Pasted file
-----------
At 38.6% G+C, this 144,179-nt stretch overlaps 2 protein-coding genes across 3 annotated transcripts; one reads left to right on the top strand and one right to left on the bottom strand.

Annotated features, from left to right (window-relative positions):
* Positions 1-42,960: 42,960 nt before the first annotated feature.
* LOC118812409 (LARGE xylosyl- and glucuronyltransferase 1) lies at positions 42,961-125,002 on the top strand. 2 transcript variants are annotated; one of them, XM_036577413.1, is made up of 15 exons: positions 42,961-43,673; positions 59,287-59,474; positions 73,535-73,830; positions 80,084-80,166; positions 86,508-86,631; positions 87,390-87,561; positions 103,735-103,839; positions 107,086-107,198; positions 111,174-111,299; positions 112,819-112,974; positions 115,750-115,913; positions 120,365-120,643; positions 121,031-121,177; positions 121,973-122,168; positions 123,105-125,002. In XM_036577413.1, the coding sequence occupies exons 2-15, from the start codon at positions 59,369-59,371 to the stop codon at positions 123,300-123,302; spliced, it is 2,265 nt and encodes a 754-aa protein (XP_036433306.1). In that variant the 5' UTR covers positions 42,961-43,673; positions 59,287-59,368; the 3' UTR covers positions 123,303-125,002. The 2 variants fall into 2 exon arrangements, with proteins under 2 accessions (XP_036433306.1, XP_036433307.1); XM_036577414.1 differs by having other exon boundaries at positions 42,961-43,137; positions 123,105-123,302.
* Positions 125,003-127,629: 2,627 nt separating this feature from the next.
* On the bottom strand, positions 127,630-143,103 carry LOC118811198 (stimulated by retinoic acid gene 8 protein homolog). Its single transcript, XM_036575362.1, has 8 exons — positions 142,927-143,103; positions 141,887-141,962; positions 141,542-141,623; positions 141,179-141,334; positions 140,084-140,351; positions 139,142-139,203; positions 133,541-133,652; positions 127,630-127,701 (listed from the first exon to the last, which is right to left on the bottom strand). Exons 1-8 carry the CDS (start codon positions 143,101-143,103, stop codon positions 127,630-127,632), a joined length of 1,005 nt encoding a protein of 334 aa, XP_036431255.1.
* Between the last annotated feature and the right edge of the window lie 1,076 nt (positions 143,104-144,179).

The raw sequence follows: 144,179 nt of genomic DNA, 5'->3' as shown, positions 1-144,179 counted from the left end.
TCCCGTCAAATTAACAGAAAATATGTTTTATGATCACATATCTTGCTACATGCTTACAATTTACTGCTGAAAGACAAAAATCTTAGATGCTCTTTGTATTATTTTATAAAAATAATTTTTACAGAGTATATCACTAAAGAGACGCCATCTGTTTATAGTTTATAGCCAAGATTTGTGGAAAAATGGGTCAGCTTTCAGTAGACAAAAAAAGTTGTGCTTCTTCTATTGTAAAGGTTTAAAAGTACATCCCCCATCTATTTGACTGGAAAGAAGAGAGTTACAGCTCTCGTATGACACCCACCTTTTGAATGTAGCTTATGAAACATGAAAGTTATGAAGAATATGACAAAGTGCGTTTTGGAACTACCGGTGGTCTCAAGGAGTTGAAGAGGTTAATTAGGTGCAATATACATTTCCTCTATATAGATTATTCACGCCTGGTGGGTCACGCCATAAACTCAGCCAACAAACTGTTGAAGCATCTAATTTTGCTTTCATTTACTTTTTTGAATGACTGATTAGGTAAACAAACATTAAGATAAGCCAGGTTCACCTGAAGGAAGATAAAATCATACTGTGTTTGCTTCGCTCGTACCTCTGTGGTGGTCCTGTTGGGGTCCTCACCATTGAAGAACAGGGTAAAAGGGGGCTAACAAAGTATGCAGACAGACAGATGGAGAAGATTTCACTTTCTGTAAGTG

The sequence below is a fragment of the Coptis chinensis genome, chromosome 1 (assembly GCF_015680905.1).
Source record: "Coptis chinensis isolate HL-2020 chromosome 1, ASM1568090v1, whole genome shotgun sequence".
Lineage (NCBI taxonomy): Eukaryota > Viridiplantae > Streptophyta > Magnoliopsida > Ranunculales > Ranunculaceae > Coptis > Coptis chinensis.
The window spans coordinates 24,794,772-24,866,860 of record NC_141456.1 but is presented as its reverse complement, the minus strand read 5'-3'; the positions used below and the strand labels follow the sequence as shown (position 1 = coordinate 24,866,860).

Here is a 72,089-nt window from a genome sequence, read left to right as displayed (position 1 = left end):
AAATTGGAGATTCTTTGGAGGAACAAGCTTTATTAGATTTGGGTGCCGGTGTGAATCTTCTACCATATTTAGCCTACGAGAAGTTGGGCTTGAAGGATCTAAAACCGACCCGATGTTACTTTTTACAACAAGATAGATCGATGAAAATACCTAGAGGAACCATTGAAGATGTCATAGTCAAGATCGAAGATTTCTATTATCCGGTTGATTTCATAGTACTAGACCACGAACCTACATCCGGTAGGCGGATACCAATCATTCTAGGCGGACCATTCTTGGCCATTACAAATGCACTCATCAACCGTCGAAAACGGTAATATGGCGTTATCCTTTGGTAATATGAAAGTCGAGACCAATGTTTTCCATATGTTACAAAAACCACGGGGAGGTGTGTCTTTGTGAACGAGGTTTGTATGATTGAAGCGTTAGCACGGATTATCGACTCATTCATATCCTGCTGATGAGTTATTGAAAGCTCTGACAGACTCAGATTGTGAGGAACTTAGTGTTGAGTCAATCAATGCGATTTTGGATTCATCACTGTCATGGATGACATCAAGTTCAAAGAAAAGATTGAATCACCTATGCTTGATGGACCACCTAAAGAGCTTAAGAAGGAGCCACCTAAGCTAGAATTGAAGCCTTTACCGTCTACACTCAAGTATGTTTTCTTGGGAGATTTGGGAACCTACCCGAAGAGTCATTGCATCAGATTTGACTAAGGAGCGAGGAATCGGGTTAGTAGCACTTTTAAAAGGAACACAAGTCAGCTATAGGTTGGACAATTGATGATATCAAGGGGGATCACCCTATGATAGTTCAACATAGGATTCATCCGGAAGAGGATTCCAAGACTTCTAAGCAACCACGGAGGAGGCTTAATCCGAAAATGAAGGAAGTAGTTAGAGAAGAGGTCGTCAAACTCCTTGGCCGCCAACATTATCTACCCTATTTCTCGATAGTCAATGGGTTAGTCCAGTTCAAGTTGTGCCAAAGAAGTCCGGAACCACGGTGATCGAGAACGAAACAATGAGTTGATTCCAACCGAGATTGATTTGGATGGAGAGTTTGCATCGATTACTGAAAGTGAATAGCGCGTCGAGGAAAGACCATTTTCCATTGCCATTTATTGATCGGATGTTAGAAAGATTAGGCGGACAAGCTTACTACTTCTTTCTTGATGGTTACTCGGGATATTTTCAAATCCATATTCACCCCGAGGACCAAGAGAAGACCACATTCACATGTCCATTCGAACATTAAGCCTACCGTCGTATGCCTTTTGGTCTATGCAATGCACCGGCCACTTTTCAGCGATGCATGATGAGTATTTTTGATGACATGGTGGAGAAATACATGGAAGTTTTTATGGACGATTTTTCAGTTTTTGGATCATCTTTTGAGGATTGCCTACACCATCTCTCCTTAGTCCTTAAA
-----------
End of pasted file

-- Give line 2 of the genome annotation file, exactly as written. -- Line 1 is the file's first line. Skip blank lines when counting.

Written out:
Annotated features, from left to right (window-relative positions):